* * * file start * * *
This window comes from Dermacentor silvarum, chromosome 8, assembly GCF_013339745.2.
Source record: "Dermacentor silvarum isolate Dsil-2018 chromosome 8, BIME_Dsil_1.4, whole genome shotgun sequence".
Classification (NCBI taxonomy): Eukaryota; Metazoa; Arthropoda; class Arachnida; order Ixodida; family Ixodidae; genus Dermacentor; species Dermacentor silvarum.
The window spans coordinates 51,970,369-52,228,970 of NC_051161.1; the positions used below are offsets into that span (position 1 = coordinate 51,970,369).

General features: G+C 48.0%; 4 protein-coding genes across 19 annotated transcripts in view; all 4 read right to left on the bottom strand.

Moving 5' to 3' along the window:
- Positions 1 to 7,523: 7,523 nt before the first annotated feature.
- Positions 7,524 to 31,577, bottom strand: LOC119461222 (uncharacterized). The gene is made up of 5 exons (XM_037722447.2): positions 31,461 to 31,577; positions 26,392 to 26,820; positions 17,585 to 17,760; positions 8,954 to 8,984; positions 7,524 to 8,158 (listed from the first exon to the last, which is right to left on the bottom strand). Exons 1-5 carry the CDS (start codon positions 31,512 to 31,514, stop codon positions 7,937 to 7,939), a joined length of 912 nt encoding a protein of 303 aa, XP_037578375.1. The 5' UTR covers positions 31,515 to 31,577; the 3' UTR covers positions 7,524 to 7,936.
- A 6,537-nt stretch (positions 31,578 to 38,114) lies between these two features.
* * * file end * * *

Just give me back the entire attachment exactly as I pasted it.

This window comes from Dermacentor silvarum, chromosome 8, assembly GCF_013339745.2.
Source record: "Dermacentor silvarum isolate Dsil-2018 chromosome 8, BIME_Dsil_1.4, whole genome shotgun sequence".
Classification (NCBI taxonomy): Eukaryota; Metazoa; Arthropoda; class Arachnida; order Ixodida; family Ixodidae; genus Dermacentor; species Dermacentor silvarum.
The window spans coordinates 51,970,369-52,228,970 of NC_051161.1; the positions used below are offsets into that span (position 1 = coordinate 51,970,369).

General features: G+C 48.0%; 4 protein-coding genes across 19 annotated transcripts in view; all 4 read right to left on the bottom strand.

Moving 5' to 3' along the window:
- Positions 1 to 7,523: 7,523 nt before the first annotated feature.
- Positions 7,524 to 31,577, bottom strand: LOC119461222 (uncharacterized). The gene is made up of 5 exons (XM_037722447.2): positions 31,461 to 31,577; positions 26,392 to 26,820; positions 17,585 to 17,760; positions 8,954 to 8,984; positions 7,524 to 8,158 (listed from the first exon to the last, which is right to left on the bottom strand). Exons 1-5 carry the CDS (start codon positions 31,512 to 31,514, stop codon positions 7,937 to 7,939), a joined length of 912 nt encoding a protein of 303 aa, XP_037578375.1. The 5' UTR covers positions 31,515 to 31,577; the 3' UTR covers positions 7,524 to 7,936.
- A 6,537-nt stretch (positions 31,578 to 38,114) lies between these two features.